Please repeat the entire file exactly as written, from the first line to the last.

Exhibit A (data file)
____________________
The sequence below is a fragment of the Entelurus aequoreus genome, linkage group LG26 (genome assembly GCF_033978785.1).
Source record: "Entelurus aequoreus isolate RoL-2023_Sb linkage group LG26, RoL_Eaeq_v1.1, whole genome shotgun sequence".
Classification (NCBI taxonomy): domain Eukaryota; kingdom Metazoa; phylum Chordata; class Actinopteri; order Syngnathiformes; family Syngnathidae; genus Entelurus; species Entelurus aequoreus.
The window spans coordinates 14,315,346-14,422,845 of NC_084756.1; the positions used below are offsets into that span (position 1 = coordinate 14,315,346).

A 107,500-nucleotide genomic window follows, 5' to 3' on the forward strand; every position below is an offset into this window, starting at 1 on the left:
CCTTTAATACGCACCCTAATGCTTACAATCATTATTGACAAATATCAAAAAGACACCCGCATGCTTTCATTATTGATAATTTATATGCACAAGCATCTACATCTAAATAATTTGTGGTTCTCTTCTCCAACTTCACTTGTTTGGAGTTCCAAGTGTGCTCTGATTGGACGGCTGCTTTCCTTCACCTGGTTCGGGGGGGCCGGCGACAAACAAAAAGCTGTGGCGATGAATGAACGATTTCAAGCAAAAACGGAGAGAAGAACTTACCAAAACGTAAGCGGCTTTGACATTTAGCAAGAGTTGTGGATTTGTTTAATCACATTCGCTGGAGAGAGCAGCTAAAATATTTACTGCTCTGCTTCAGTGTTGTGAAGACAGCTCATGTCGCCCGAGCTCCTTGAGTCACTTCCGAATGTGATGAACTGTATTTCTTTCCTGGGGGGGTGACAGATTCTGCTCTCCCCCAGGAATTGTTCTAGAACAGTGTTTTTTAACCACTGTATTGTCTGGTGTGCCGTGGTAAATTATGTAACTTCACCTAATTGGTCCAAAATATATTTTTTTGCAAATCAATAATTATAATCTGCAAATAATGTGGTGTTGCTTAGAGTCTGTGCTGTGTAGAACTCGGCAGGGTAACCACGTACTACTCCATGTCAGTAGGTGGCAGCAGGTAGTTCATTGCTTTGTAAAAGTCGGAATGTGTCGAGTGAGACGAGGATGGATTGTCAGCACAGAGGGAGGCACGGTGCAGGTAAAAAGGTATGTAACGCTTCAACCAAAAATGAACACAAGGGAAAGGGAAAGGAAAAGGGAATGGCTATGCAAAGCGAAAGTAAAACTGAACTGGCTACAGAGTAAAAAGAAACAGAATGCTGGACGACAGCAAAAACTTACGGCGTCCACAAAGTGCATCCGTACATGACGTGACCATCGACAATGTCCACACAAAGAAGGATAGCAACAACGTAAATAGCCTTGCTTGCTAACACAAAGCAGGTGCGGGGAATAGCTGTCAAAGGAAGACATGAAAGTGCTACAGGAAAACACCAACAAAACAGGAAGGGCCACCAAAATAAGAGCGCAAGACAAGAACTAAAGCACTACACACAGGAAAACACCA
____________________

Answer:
The sequence below is a fragment of the Entelurus aequoreus genome, linkage group LG26 (genome assembly GCF_033978785.1).
Source record: "Entelurus aequoreus isolate RoL-2023_Sb linkage group LG26, RoL_Eaeq_v1.1, whole genome shotgun sequence".
Classification (NCBI taxonomy): domain Eukaryota; kingdom Metazoa; phylum Chordata; class Actinopteri; order Syngnathiformes; family Syngnathidae; genus Entelurus; species Entelurus aequoreus.
The window spans coordinates 14,315,346-14,422,845 of NC_084756.1; the positions used below are offsets into that span (position 1 = coordinate 14,315,346).

A 107,500-nucleotide genomic window follows, 5' to 3' on the forward strand; every position below is an offset into this window, starting at 1 on the left:
CCTTTAATACGCACCCTAATGCTTACAATCATTATTGACAAATATCAAAAAGACACCCGCATGCTTTCATTATTGATAATTTATATGCACAAGCATCTACATCTAAATAATTTGTGGTTCTCTTCTCCAACTTCACTTGTTTGGAGTTCCAAGTGTGCTCTGATTGGACGGCTGCTTTCCTTCACCTGGTTCGGGGGGGCCGGCGACAAACAAAAAGCTGTGGCGATGAATGAACGATTTCAAGCAAAAACGGAGAGAAGAACTTACCAAAACGTAAGCGGCTTTGACATTTAGCAAGAGTTGTGGATTTGTTTAATCACATTCGCTGGAGAGAGCAGCTAAAATATTTACTGCTCTGCTTCAGTGTTGTGAAGACAGCTCATGTCGCCCGAGCTCCTTGAGTCACTTCCGAATGTGATGAACTGTATTTCTTTCCTGGGGGGGTGACAGATTCTGCTCTCCCCCAGGAATTGTTCTAGAACAGTGTTTTTTAACCACTGTATTGTCTGGTGTGCCGTGGTAAATTATGTAACTTCACCTAATTGGTCCAAAATATATTTTTTTGCAAATCAATAATTATAATCTGCAAATAATGTGGTGTTGCTTAGAGTCTGTGCTGTGTAGAACTCGGCAGGGTAACCACGTACTACTCCATGTCAGTAGGTGGCAGCAGGTAGTTCATTGCTTTGTAAAAGTCGGAATGTGTCGAGTGAGACGAGGATGGATTGTCAGCACAGAGGGAGGCACGGTGCAGGTAAAAAGGTATGTAACGCTTCAACCAAAAATGAACACAAGGGAAAGGGAAAGGAAAAGGGAATGGCTATGCAAAGCGAAAGTAAAACTGAACTGGCTACAGAGTAAAAAGAAACAGAATGCTGGACGACAGCAAAAACTTACGGCGTCCACAAAGTGCATCCGTACATGACGTGACCATCGACAATGTCCACACAAAGAAGGATAGCAACAACGTAAATAGCCTTGCTTGCTAACACAAAGCAGGTGCGGGGAATAGCTGTCAAAGGAAGACATGAAAGTGCTACAGGAAAACACCAACAAAACAGGAAGGGCCACCAAAATAAGAGCGCAAGACAAGAACTAAAGCACTACACACAGGAAAACACCA